Please ensure Javascript is enabled for purposes of website accessibility

Business-to-Business Services Are Finally Entering the 21st Century

By Nicholas Rossolillo – Apr 17, 2019 at 6:03PM

You’re reading a free article with opinions that may differ from The Motley Fool’s Premium Investing Services. Become a Motley Fool member today to get instant access to our top analyst recommendations, in-depth research, investing resources, and more. Learn More

Software service companies are helping the dinosaurs thrive in the digital era.

The digital revolution has been a disruptive force in the retail industry in the past decade. Internet companies like Amazon (AMZN 3.10%) and Google (GOOG 0.53%) (GOOGL 0.36%) have flipped the page on how consumers shop and what they expect from a store. Conventional retailers that have been slow to make changes have suffered as a result.

Some of the same forces that have transformed the business-to-consumer landscape are only just beginning to disrupt the business-to-business (B2B) sales marketplace. Amazon, Google, and the like are benefiting again, but supplier businesses are turning to software and digital consulting outfits for help. For investors, that means providers like (CRM 2.26%) and Adobe (ADBE 1.54%) could be the biggest beneficiaries this round.

When people change, businesses change

I recently spoke with Scott Webb, president of the tech consulting start-up Avionos, and Matt Schmeltz, investor and board member at Avionos. Webb and Schmeltz said that younger people are taking up decision-making roles inside organizations, and their personal preferences are starting to have an impact on businesses themselves. That means digital disruption -- already in full force in the retail world -- is now building momentum in B2B.

For an outfit like Avionos, which partners with tech providers like Salesforce and Adobe, helping B2B companies meet today's digital demands as quickly as possible is key. Webb said:

"What we look at is, how do we deliver outcomes for organizations today. And that requires a focus on digital enablement. We look at rapid value outcomes. How do we deliver those results within a fiscal quarter?"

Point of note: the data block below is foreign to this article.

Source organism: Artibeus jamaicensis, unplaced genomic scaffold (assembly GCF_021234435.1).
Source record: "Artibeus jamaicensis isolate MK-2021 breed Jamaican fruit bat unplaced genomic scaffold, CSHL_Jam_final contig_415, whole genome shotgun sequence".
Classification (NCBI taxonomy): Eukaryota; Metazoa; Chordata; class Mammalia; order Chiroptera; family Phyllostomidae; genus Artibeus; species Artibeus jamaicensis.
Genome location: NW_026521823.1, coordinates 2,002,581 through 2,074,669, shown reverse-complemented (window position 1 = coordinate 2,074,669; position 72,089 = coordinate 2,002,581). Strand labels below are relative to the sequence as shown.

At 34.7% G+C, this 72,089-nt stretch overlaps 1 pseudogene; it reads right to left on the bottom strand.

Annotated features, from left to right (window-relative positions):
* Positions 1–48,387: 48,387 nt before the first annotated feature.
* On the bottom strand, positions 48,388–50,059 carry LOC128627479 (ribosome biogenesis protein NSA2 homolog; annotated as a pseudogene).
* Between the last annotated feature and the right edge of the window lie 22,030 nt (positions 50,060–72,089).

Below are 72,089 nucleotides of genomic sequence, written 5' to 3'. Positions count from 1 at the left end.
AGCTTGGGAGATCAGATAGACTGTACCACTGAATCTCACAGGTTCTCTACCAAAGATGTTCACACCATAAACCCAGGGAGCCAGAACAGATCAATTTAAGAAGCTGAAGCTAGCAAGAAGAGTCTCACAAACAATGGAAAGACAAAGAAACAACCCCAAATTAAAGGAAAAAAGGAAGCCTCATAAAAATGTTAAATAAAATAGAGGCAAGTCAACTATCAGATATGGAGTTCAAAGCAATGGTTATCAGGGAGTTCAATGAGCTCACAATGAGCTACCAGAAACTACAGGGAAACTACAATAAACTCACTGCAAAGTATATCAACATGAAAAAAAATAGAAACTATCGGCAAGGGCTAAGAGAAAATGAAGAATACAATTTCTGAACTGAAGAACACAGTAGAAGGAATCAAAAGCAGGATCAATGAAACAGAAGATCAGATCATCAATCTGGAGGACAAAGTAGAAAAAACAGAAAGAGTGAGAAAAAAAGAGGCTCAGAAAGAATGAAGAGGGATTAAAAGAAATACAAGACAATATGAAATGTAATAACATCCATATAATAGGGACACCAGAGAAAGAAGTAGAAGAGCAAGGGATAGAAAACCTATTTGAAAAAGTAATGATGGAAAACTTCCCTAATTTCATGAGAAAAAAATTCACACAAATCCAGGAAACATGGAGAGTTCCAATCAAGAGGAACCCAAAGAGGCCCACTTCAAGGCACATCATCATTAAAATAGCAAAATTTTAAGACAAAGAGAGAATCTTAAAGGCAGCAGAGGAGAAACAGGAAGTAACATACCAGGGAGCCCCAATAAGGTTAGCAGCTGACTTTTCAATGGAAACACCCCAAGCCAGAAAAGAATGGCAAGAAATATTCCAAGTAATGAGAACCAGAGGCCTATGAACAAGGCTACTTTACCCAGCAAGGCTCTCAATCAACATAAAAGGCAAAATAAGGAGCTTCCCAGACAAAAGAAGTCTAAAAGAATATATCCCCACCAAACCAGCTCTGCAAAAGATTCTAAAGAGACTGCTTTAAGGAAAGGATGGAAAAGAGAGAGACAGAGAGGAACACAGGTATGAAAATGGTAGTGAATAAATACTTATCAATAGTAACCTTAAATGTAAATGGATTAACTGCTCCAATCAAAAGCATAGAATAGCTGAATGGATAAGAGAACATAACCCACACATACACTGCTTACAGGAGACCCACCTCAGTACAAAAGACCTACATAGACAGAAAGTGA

Delivering fundamental business change within a few months sounds like a tall order, but it's an important one, as many B2B companies are reporting substantial sales losses because of a lack of meaningful internet presence. The internet isn't new, so it seems surprising that the B2B world is just now getting on board with the movement. Nevertheless, that's the current situation, but digital evolution is picking up steam. Schmeltz -- who was the chief marketing officer at CloudCraze when it was acquired by Salesforce in 2018 -- said:

"On the outside, the thinking might be things have really matured; it's got to be really hard to get into the [digital] market. Our argument would be there's more change happening today than has happened [thus far] during the evolution of the web."

Some of the sales systems out there are still shockingly antiquated. Schmeltz related a use case he worked on a few years ago for a large beverage company in Europe that was still receiving more than 500 faxes a day. Countless other situations are still out there waiting for a solution, and it's more critical than ever.

Webb added that 90% of business buyers will go elsewhere if a supplier does not have readily available digital tools, and 75% purchase elsewhere even if it costs more money. That's where Amazon Business and Google are picking up the slack from slow-to-move suppliers, providing the digital store and search capabilities that business purchasers are looking for.